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How To Read People

A Simple Guide to Interpreting and Determining People’s Actions, Emotions, Thoughts, and Body Language

David is going to be a reoccurring character in my works.

Clarification: There is no one way or method to read any and every person you come in contact with; culture, upbringing, mental health, and many other environmental and internal factors will ultimately impact a person's’ experience and must be taken into account or at the very least considered while reading individuals and even groups.

With the clarification being stated, let us begin with the rules of reading:

1. All individuals and groups follow patterns.

Patterns usually are habits that have become doubly instinctual when not rectified, recognized, or quite honestly paid attention to by the individual or others. Such patterns are in our speech, physical responses, and thoughts. For psych buffs, you may know these as implicit behaviours. Examples of these behaviours are nail-biting as a symptom of anxiousness, foot tapping as a result of boredom, lack of eye contact out of shyness, shaking as a result and indicator of fury and/or fear (some things cannot be determined by use of one trait or behaviour), etc. 

2. Patterns do not inherently mean anything.

This may seem contradictory or confusing, though since humans are complex, contradicting, and confusing creatures, so are the subtleties to reading them. A rule about rules is they do not often account for rare or peculiar circumstances. When quickly reading someone of a general population or group, it’s easier to assume that any behaviour repeated within that group has a similar meaning. However, this can backfire heavily. Here’s a personal case:

“I was asked to determine why a friend's girlfriend was ignoring him. He was a simple man, about as simple you can get being someone growing up in the hypermasculine and conforming youth of urban Black America. His girlfriend was simple as were all her friends and many of those they associated with; having less than 30 minutes to determine the cause before intense conversation would’ve been stricken up, I’d determined she was likely cheating on him with someone deemed manlier. Sadly for him, he likely knew who it was. Fast forward some time, the two had broken up and she found a guy who followed the profile of manly: tall, dark, sociable, and a football player. Here’s the problem — I was intensely wrong. As it turns out, she wasn’t cheating. He was actually neglecting her and the stress led her to deem him a lost cause. I had vastly overestimated my ability at the time and likely fueled many arguments between the two, along with bad blood. Needless to say, I took this failure to realize that many behaviours aren’t always indicative of certain behaviours no matter how generic or easily-read you deem a group or a person in that group.”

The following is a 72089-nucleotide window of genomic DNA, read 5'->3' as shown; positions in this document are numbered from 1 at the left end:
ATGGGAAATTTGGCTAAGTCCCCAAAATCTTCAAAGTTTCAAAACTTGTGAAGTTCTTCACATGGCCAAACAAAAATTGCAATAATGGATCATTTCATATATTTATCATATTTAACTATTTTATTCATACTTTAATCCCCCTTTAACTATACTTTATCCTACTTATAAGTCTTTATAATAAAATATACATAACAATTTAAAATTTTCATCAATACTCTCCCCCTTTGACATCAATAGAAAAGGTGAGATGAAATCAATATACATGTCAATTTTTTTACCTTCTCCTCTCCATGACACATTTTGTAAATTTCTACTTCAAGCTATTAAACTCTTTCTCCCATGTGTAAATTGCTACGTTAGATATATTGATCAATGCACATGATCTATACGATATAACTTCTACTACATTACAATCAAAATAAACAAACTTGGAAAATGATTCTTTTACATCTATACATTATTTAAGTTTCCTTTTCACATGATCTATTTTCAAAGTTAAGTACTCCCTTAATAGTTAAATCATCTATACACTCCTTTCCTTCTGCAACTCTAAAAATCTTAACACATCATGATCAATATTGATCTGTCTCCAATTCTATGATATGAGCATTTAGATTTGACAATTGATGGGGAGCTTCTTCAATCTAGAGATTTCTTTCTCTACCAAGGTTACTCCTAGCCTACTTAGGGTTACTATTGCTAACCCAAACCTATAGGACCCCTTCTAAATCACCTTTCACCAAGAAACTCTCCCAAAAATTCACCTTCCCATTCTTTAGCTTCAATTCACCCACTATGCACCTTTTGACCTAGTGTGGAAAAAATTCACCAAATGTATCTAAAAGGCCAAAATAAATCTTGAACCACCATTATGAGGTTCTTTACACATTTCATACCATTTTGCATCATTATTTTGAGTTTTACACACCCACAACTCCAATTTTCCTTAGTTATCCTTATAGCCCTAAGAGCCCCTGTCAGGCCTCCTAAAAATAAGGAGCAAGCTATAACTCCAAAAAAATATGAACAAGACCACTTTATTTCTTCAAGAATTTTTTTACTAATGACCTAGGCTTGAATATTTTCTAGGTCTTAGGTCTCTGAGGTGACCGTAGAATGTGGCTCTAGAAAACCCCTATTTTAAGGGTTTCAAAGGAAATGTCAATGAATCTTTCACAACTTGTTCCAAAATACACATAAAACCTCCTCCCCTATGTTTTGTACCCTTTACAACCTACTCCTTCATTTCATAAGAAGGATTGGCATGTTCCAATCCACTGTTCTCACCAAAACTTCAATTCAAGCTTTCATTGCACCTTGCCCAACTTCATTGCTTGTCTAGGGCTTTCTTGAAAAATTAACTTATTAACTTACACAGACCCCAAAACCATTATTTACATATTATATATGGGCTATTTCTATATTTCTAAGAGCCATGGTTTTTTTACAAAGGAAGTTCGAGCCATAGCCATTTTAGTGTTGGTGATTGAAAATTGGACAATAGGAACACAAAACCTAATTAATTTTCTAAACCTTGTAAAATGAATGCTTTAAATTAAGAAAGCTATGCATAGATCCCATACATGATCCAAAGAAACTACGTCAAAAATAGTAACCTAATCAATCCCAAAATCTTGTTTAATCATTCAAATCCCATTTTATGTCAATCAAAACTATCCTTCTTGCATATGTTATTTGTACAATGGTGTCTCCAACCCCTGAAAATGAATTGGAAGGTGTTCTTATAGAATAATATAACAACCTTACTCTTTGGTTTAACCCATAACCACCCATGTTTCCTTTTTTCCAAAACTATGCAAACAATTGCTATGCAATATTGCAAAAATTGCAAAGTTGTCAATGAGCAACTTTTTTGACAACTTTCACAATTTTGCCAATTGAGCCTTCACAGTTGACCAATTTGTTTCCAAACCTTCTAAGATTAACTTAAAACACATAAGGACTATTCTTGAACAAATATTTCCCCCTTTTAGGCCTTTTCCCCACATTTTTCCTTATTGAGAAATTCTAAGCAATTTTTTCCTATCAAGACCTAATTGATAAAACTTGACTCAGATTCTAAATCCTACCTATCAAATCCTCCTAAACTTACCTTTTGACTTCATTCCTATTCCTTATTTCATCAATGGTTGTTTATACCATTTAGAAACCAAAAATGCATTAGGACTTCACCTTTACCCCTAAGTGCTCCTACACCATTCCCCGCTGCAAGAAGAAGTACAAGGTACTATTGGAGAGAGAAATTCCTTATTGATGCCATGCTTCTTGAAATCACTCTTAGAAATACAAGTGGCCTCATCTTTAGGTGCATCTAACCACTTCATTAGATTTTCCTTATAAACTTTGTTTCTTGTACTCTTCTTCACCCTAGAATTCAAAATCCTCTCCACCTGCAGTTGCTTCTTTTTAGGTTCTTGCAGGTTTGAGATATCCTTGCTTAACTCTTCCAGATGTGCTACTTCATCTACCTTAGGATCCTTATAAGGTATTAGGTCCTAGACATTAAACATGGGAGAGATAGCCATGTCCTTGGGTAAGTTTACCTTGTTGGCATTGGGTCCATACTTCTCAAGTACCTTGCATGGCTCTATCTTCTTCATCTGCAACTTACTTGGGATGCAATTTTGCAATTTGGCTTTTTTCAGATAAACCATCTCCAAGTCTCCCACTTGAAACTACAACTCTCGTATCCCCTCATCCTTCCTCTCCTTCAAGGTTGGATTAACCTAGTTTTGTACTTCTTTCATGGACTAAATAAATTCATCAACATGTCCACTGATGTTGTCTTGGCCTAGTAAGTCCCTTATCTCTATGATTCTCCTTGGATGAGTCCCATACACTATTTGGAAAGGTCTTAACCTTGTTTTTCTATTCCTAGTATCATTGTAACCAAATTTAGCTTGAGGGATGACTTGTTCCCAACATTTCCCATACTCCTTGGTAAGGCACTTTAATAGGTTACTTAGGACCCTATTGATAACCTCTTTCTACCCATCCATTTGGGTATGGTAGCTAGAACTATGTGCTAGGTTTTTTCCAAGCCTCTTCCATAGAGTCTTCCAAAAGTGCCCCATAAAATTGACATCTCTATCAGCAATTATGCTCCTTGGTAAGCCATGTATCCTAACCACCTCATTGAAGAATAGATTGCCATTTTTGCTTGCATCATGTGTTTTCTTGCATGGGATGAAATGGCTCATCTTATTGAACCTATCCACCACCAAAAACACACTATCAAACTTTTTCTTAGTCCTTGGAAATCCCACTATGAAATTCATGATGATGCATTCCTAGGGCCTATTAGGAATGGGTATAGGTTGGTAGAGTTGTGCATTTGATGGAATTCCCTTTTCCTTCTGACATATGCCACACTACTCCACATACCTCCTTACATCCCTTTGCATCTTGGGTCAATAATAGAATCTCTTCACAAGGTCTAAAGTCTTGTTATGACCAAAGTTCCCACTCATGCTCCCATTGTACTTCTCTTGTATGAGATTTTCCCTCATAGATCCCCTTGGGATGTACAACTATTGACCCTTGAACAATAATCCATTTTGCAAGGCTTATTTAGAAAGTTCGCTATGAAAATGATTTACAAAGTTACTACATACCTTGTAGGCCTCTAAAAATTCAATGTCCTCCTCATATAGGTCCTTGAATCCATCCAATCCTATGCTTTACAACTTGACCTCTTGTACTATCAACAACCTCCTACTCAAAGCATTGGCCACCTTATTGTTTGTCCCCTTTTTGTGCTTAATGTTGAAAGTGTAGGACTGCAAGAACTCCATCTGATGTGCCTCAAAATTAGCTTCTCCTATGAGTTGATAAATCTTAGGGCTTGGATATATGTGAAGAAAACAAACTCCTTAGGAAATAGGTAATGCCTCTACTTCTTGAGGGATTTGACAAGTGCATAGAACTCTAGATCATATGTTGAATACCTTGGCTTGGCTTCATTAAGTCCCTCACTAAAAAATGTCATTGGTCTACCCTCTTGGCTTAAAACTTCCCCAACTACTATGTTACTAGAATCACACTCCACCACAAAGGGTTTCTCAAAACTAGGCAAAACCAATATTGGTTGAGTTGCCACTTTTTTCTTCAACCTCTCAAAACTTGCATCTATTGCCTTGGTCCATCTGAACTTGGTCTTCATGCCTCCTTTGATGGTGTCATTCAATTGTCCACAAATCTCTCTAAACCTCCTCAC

Overestimating your skills and working on a lack of information are articles for another time, but as I have shown, working heavily on assumption as opposed to open-minded thinking can cause massive issues.

The next three steps are less so rules but expansions on the two previous rules as they are at the root of Reading.

Expect him, too.

3. People wear masks.

People aren’t as stupid as we tell ourselves they are. They’re usually aware, to some degree, of at least one of their habits, behaviours, or issues. If you’re reading someone to determine what’s wrong with them, be prepared to not only witness them hide their emotions but for you to make a personal or less-than indirect attempt at getting them to reveal themselves; breaking a mask is another conversation entirely so for the sake of this article, we’ll leave it at that.

4. Group Psychology is different from Individual Psychology.

If this is confusing to you, think of the dark but effective joke about Identifying Pedophiles (something everyone should actually learn to do). “Not everyone with a mustache is a Pedophile but every Pedophile has a mustache.” All individuals in a group act the same but not all groups act the same as their individuals.

5. Making Relevant Conclusions

To make a relevant conclusion, you can’t only recognize patterns, behaviours, masks, and what those things mean individually. You must analyze information in unison and in the context of each other. This process is mostly on the individual reading; you may use Inductive, Deductive, or Abductive reasoning. Another method that is usable but requires experimentation (a taboo topic in Reading and usually associated with Social Engineering) is the brilliant Scientific Method.

This article is part of a series of works on what could be considered Applied Psychoanalysis.